MAS tightens Singdollar policy in surprise move to 'ensure price stability over the medium term'
SINGAPORE: The Monetary Authority of Singapore (MAS) bucked market expectations to tighten monetary policy on Thursday (Oct 14), a move that it said will help to “ensure price stability over the medium term” amid higher inflation.
In its half-yearly monetary policy statement, the Singapore central bank said it would “raise slightly” the slope of the Singdollar nominal effective exchange rate (S$NEER) policy band from zero per cent previously.
The width of the policy band and the level at which it is centred remained unchanged.
“This appreciation path for the S$NEER policy band will ensure price stability over the medium term while recognising the risks to the economic recovery,” the MAS said.
It added that growth in the Singapore economy is likely to remain above trend in the quarters ahead. Barring a resurgence of COVID-19 globally or a setback in the pace of economic reopening, "output should return to around its potential in 2022".
At the same time, external and domestic cost pressures are accumulating, reflecting both normalising demand as well as tight supply conditions, it said.
It expects core inflation – which excludes accommodation and private transport costs – to rise to 1 to 2 per cent next year, and close to 2 per cent in the medium term.
Eleven of 13 economists polled by Reuters had predicted that the central bank would stand pat on its monetary settings. Only two expected the MAS to tighten slightly and begin normalising policy.
The tightening move takes MAS away from a “zero per cent” appreciation rate of its policy band adopted in March last year, when the economy first started the squeeze of the COVID-19 pandemic.
This also marked the central bank's first policy tightening move since 2018 when it increased the slope of the Singapore dollar’s policy band twice that year to allow for “a modest and gradual” appreciation.
Unlike most central banks that manage monetary policy through the interest rate, the MAS uses the exchange rate as its main policy tool.
This refers to the S$NEER – the exchange rate of the Singapore dollar managed against a trade-weighted basket of currencies from Singapore’s major trading partners.
The S$NEER is allowed to float within an unspecified band. Should it go out of this band, the MAS steps in by buying or selling Singapore dollars.
The central bank also changes the slope, width and mid-point of this band when it wants to adjust the pace of appreciation or depreciation of the local currency based on assessed risks to Singapore’s growth and inflation.
The Singapore dollar nudged up against the US dollar following the announcement and was last seen trading at 1.3490 at 9.16am.
GROWTH AND INFLATION OUTLOOK
Preliminary data released separately on Thursday morning showed that Singapore’s economy grew by 6.5 per cent year-on-year in the third quarter, slowing from the 15.2 per cent growth in the previous quarter.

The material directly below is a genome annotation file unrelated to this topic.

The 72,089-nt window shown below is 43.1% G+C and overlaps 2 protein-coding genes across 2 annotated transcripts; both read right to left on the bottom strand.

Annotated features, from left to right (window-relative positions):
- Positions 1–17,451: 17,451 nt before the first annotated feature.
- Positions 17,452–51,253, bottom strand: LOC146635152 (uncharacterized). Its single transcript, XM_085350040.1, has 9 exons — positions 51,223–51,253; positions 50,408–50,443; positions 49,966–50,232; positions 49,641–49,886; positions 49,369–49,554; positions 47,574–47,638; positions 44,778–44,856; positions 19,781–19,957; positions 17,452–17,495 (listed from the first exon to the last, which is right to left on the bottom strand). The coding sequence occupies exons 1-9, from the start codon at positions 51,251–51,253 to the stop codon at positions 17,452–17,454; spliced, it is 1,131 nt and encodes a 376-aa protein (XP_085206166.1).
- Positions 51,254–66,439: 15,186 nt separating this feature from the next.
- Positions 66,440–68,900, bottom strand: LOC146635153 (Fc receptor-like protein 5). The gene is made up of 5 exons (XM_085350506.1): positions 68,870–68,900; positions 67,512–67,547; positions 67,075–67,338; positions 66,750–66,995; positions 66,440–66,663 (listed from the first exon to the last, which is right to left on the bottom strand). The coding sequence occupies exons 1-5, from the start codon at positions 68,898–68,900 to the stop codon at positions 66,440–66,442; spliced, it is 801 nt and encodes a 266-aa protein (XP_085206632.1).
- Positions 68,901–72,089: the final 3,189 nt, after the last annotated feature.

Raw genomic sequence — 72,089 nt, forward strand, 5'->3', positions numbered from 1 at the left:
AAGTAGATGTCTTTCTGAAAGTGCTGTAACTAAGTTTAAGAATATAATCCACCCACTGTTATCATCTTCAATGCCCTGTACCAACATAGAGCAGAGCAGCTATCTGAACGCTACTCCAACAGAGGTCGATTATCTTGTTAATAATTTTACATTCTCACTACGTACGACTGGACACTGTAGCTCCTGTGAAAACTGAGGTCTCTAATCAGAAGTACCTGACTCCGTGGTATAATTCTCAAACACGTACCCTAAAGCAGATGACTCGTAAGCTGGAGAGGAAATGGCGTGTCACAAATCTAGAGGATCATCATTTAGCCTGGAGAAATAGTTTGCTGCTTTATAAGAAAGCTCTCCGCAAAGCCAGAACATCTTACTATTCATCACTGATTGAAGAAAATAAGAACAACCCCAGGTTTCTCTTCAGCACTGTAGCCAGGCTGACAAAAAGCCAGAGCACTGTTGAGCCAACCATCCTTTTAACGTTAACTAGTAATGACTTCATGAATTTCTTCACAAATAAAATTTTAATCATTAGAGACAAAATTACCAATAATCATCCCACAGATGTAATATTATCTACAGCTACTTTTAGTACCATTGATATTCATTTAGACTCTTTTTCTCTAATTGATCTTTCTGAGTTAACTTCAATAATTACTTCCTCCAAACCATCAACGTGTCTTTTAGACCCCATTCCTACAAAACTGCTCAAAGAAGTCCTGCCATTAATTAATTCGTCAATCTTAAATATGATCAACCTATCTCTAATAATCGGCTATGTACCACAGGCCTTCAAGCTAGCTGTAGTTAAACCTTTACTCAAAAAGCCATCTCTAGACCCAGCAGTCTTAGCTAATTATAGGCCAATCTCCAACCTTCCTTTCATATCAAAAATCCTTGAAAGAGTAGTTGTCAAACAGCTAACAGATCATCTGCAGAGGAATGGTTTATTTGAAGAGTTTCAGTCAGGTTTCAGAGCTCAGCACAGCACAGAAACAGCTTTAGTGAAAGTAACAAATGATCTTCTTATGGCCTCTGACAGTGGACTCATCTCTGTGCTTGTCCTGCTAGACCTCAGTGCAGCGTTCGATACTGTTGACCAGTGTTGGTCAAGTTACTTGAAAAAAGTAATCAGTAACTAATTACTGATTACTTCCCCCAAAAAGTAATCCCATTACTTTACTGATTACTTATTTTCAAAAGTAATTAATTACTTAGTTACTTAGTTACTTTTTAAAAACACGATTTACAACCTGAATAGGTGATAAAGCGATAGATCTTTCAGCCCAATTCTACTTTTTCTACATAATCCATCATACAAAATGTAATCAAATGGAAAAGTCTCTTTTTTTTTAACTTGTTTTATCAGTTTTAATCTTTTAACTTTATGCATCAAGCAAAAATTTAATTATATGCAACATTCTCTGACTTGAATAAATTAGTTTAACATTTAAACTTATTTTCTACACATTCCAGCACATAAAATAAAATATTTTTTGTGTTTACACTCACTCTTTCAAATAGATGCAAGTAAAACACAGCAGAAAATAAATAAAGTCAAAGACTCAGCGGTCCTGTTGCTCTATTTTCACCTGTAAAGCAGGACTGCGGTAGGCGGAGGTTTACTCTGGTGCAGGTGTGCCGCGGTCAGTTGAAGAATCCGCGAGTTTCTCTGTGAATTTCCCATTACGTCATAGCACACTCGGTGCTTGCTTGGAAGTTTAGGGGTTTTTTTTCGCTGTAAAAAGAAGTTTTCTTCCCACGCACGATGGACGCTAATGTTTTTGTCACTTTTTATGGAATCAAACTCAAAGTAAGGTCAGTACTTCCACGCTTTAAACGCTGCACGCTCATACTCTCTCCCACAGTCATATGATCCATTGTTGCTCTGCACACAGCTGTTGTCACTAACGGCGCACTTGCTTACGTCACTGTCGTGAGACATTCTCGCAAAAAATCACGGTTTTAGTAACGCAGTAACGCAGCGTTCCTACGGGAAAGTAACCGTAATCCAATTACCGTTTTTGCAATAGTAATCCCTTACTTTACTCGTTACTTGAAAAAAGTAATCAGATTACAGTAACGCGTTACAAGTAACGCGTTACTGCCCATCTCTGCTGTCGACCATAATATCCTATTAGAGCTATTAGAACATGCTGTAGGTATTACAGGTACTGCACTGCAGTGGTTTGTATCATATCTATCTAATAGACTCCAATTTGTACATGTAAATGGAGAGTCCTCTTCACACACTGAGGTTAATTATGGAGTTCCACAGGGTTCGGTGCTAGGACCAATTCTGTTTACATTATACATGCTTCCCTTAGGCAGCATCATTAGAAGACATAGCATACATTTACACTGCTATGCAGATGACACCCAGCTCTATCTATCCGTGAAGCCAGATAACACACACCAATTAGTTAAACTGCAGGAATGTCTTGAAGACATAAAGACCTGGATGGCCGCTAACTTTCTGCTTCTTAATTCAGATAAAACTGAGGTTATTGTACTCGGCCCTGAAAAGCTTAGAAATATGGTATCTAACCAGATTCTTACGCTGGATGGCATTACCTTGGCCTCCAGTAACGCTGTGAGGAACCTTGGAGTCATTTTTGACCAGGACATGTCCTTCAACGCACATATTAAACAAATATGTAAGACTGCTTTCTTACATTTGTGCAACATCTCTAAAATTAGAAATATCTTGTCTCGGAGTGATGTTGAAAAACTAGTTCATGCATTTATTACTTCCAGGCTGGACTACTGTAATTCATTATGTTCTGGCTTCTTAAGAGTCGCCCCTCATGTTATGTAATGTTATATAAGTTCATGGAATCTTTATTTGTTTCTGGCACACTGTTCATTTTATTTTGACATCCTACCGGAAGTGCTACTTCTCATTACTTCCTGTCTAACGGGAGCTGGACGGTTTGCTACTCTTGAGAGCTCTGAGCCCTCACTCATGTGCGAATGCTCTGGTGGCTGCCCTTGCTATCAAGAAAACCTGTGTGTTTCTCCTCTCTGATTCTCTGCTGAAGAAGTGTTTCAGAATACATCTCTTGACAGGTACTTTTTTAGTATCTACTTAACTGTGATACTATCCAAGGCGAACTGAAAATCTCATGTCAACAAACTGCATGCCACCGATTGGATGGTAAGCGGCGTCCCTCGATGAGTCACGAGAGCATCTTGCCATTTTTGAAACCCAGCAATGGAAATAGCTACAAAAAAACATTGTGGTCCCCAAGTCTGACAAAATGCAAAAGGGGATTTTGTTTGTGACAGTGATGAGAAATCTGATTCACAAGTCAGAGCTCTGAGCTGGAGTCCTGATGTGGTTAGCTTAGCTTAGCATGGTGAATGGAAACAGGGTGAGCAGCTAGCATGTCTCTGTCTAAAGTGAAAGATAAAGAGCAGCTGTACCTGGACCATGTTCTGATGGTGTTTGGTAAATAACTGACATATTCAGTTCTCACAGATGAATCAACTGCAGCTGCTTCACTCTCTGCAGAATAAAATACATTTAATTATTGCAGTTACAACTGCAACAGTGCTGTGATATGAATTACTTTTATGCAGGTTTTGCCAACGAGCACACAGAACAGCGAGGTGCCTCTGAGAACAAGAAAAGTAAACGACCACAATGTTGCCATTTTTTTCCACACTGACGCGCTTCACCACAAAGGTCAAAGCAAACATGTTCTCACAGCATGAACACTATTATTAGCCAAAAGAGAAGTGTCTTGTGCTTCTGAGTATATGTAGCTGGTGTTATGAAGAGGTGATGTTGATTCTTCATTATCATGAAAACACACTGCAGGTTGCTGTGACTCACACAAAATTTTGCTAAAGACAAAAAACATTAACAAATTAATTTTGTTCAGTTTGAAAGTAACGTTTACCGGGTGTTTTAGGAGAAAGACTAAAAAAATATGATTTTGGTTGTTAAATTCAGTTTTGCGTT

The MAS, in its report, said the Singapore economy is expected to “sustain a firm pace of growth” in the quarters ahead, on the back of strengthening external demand and recovering domestic expenditure.
Growth in the trade-related and modern services sectors will be supported by the resilient electronics cycle and improving business activity. The domestic-oriented and travel-related clusters may also see some improvement as Singapore transitions towards living with COVID-19 as an endemic, it added.
“Barring the materialisation of tail risks such as the emergence of a vaccine-resistant virus strain or severe global economic stresses, the Singapore economy should remain broadly on an expansion path,” the MAS wrote.
“The slack in the labour market should continue to be absorbed and the negative output gap close in 2022.”
Meanwhile, core inflation – a key policy consideration for the MAS – rose to a two-year high of 1.1 per cent in August.
This mainly reflected higher global commodity prices, which passed through to electricity and gas tariffs and non-cooked food inflation. At the same time, higher wage costs have fed inflation in some domestic consumer items such as food and beverage services, said the central bank.
In the coming quarters, inflation is set to see a “broad-based pick-up” due to rising imported and labour costs, as well as the recovery in domestic activity.
“Imported inflationary pressures are likely to persist for some time amid strengthening global demand and lingering supply constraints. On the domestic front, wage growth is likely to be firm alongside the dissipation of labour market slack through next year.
“The accumulating business costs will pass through to consumer price inflation as the domestic economy reopens and private consumption recovers. Various service fee increases that were put on hold since the pandemic began, such as for transport, healthcare and education, could also resume,” it wrote.
Private transport inflation is likely to moderate next year against a slower pace of increase in COE (Certificate of Entitlement) premiums and petrol costs. But accommodation inflation is expected to remain firm amid construction delays.
With that, MAS said headline inflation will come in around 2 per cent this year and average 1.5 to 2.5 per cent next year.